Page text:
Law enforcement agencies in Trinidad and Tobago took actions to combat child labor, including its worst forms.
Labor Law Enforcement
In 2013, The Ministry of Labor and Small and Micro Enterprise Development (MLSME) employed 15 labor inspectors in its Labor Inspectorate Unit. These inspectors carried out 892 inspections of businesses and found no cases of child labor.(3) The MLSME reports that inspectors received ongoing training on child labor issues in 2013, and the ILO has reported that this training, as well as the number of inspections conducted, is adequate. Ministerial funding and resources are also believed to be sufficient for the scope of the problem.(3)
Criminal Law Enforcement
In 2013, the Counter-Trafficking Unit employed five investigators. While the Unit's investigators received training on the worst forms of child labor, it was reported that the Police Service were in need of additional training to improve inter-agency coordination.(3) The Government allocated an annual budget of $950,000 for the operation of the Counter-Trafficking Unit, and the IOM reported that this budget was sufficient. The IOM also reported that the number of investigators was adequate.(3)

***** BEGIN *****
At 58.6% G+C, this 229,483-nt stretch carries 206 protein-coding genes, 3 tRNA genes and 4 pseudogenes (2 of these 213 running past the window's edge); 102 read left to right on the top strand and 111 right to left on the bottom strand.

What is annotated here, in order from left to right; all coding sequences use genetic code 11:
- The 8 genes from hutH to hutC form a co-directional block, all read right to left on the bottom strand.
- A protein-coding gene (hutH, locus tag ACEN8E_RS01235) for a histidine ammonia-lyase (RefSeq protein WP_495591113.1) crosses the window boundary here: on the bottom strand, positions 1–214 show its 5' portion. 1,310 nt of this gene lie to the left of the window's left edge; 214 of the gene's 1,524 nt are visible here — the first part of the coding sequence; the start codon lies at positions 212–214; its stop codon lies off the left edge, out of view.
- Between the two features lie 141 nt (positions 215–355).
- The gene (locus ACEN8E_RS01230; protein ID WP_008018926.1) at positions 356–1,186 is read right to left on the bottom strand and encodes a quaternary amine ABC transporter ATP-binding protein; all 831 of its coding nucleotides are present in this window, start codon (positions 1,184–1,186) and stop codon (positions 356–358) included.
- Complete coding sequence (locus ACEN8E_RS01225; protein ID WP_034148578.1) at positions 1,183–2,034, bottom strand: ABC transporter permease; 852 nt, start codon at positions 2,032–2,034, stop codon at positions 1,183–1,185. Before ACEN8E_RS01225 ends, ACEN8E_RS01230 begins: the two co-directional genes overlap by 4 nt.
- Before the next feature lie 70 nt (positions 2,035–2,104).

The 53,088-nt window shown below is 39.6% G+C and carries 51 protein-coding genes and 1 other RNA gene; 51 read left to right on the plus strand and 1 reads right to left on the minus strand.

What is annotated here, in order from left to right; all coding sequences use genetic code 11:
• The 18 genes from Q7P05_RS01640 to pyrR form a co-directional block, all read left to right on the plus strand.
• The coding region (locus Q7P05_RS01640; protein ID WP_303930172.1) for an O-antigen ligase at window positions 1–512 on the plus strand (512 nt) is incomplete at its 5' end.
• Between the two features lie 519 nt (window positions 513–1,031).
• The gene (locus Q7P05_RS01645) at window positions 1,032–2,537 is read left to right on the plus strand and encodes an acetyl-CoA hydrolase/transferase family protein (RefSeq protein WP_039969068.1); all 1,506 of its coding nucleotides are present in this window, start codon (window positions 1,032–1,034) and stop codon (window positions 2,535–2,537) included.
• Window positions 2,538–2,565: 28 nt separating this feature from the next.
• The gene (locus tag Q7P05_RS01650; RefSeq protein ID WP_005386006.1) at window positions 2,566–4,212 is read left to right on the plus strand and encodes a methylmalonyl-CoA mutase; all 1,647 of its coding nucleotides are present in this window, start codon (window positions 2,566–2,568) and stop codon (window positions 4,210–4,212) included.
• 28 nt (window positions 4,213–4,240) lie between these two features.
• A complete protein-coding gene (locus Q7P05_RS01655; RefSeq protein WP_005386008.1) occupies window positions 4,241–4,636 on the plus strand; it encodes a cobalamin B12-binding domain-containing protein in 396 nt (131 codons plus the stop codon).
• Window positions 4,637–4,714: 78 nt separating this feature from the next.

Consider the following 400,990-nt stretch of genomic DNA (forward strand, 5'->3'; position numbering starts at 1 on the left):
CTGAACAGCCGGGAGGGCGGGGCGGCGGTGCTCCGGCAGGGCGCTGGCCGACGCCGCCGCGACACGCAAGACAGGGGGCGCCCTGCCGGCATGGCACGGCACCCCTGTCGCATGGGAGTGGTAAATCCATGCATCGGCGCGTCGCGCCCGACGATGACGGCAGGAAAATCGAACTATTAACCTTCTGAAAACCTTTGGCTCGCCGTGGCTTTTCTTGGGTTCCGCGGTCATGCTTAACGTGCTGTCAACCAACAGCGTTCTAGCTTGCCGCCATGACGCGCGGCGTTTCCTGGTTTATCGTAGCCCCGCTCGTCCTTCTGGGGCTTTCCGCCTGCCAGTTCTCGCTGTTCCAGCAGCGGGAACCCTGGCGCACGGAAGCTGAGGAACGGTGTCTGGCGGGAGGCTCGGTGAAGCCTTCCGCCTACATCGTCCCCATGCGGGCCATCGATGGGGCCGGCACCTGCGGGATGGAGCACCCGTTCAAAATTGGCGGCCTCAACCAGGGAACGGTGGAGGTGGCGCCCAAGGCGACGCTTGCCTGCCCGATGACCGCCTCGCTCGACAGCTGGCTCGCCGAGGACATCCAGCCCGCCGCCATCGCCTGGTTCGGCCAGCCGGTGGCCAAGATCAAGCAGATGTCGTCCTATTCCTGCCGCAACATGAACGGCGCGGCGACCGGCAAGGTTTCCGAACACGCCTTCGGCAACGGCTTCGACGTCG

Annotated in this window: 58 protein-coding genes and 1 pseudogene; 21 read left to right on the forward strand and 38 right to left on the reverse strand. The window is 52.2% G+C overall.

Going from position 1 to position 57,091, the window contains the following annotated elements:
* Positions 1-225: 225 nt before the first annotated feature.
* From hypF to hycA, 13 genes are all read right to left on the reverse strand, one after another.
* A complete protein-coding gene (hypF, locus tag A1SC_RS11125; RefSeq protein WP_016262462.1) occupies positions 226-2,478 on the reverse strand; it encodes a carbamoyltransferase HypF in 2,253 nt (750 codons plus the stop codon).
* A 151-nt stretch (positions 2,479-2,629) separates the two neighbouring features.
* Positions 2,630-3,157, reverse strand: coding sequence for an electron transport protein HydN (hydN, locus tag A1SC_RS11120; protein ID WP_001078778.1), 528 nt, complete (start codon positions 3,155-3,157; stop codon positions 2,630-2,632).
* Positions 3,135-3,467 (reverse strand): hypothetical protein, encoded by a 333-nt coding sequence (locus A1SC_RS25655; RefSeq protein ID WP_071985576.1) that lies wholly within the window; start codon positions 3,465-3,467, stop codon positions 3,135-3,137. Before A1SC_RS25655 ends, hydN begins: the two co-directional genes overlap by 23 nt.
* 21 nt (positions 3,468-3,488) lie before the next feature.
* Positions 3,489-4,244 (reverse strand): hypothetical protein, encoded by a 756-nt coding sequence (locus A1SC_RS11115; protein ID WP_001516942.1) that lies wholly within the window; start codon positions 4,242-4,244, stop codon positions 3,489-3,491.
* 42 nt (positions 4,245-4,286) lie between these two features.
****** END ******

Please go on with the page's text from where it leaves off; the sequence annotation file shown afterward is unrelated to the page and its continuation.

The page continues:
While the Counter-Trafficking Unit did not report any criminal child labor violations during the reporting period, the number of investigations related to the worst forms of child labor is unknown.(3) There are three ongoing investigations into suspected cases of child trafficking, with two involving the commercial sexual exploitation of children, and the third involving children being forced to sell drugs. None of the cases has confirmed specific victims.(3) During the reporting period, the Counter-Trafficking Unit and the IOM worked with NGO shelters to assess the services that are available to trafficking victims.(3)